Canberra Symphony Orchestra Season 2018, Concert 2; Llewellyn Hall, Wednesday May 2, 2018, 7.30pm.
Johannes Fritzsch conducted the Canberra Symphony Orchestra.
This, the second of the CSO 2018 series was a mighty concert displaying the flexibility of the orchestra in its ability to interpret the technical and emotional demands of repertoire spanning three centuries. Conductor Johannes Fritzsch was economical in style and yet succeeded in drawing a decidedly energetic performance of Beethoven’s Second Symphony from the musicians.
Fantasia on a theme by Thomas Tallis is a timeless work building on the spiritual inflections of the original setting for Psalm 2 to create a broad, embracing orchestral work in Vaughan Williams’s 20th-century version. From the soft, almost spectral opening chords, Vaughan Williams establishes a visual soundscape that evokes a sense of deep time held in the English countryside, through the Phrygian mode which underpins the architecture of the composition. The call and echo effect achieved by the split orchestra was spine tingling, and the musicians seated on the raised platform created a particularly resonant organ-like effect in the string playing. The whole work could be described as a conversation between Earth and Heaven – in a decidedly pantheistic musical context. Each solo by the lead string players meshed beautifully with canticle-like precision.
What an exceptional performance gave in her rendition of the Concerto for Double Bass by Johann Baptist Vanhal! Her music opened a window on a little-heard musical work in mainstream concerts. Russell’s bass was made when Johann Sebastian Bach was a mere 15-year-old. How extraordinary to see, let alone hear, the voice of such a venerable double bass. Russell uses the physicality of playing the instrument from a standing position as one of the means of communicating the music; accentuating the runs and climbing figures and harmonics with her own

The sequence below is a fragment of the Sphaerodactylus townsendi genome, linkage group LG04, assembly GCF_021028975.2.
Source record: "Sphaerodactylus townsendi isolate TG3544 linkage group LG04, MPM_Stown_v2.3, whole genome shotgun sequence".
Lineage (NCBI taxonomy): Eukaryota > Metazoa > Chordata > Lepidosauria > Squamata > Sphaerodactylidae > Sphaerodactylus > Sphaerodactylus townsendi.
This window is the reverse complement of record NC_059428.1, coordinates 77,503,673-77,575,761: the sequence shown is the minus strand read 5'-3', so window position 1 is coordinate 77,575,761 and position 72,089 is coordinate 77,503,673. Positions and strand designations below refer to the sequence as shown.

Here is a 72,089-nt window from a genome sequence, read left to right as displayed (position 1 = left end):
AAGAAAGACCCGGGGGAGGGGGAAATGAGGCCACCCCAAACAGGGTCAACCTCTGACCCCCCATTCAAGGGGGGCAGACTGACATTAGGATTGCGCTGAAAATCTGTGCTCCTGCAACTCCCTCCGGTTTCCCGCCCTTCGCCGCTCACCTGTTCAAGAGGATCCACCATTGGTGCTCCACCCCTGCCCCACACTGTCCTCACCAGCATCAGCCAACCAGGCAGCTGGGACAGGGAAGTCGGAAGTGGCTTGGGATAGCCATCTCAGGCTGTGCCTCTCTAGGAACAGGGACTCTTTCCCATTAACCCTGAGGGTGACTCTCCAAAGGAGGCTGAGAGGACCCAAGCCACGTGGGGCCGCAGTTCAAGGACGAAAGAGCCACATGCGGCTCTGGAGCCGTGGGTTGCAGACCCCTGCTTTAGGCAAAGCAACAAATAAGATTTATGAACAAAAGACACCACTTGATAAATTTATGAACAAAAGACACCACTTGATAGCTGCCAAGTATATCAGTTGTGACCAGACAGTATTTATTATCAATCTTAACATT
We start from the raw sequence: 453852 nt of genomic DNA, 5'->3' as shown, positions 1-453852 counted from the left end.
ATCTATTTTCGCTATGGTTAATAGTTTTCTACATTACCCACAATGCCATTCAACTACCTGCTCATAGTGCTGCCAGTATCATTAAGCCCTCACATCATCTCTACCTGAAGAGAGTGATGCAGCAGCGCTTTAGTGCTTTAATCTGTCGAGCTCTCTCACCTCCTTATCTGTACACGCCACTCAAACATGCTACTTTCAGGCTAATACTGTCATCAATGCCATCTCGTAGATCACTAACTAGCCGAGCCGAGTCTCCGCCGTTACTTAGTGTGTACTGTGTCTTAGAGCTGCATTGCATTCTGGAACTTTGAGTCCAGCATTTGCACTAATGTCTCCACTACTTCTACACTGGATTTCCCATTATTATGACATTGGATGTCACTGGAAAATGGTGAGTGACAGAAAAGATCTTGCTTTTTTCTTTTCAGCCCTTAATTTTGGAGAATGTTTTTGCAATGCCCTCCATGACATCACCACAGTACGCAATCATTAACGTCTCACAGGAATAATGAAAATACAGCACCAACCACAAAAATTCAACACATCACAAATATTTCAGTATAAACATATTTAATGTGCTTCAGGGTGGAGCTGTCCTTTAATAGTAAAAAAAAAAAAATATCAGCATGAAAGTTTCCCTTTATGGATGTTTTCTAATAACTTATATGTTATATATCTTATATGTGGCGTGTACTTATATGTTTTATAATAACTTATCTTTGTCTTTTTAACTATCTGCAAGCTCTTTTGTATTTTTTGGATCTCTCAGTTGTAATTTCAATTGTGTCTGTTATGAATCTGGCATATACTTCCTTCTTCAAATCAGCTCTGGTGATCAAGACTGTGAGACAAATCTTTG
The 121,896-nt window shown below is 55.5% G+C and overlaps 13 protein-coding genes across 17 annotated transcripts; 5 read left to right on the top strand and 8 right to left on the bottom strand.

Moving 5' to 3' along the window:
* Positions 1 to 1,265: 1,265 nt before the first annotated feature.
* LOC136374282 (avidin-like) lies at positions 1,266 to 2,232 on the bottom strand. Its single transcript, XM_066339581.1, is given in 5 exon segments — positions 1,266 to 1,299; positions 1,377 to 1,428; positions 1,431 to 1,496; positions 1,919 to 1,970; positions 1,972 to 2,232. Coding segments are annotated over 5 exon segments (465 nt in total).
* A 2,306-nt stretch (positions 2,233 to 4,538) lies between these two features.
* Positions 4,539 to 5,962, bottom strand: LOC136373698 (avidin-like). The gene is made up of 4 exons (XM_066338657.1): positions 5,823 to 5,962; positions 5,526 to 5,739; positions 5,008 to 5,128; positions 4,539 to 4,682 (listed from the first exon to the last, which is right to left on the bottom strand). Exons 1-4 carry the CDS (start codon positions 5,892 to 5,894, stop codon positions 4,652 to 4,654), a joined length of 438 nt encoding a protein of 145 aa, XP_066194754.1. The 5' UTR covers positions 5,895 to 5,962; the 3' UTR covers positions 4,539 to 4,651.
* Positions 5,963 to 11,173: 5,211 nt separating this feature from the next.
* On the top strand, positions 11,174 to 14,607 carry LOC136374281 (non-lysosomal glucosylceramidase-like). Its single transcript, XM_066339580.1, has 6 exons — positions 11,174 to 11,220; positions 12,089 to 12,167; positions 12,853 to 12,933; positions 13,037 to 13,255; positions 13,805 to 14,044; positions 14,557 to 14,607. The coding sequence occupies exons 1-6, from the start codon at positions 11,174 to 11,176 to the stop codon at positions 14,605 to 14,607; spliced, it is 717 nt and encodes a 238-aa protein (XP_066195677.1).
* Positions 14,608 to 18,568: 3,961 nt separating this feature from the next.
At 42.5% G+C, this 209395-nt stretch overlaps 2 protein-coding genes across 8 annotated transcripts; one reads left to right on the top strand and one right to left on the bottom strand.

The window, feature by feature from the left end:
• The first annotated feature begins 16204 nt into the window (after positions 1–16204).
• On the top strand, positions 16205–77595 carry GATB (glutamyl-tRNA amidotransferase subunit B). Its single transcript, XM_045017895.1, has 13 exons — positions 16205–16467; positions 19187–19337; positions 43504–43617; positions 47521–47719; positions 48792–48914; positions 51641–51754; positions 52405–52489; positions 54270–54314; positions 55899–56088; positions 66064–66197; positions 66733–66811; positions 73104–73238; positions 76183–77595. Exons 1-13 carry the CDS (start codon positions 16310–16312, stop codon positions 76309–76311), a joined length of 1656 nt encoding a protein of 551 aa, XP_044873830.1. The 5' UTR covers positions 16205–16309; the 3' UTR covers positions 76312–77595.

movements, leaving the audience in no doubt that player and instrument are co-dependent. I enjoyed the spaciousness of each cadenza – one for each of the three movements. The orchestra sat comfortably while the bass leapt and quivered confidently in the solo space.
Paul Stanhope’s Morning Star, written in 1992, was opened with a strong viola solo, stating the theme which is translated by Stanhope from the Morning Star melody, collected in central Arnhem Land. I would have liked to have been told in the program notes which Aboriginal clan this was, who notated it, how Stanhope came across the theme and why it spoke to him. The development of variations on the theme were cleverly orchestrated, especially the second motif with the strings breaking and bouncing parts of the theme back and forth to each other. I was less certain that the rhythmic treatment in the third variation – reminiscent of Bulgarian dance music – sat well in the context of the Indigenous musical references.
In their performance of Beethoven’s Symphony No 2 in D Op. 36, the orchestra produced what has become their signature full-bodied, elegantly disciplined sound. The flutes and bassoons were kept busy with graceful conversations and the horns acquitted themselves tunefully to give us Beethoven’s favoured sound. This youthful work with its unquenchable optimism was a delightful work with which to conclude a night of marvellous music.
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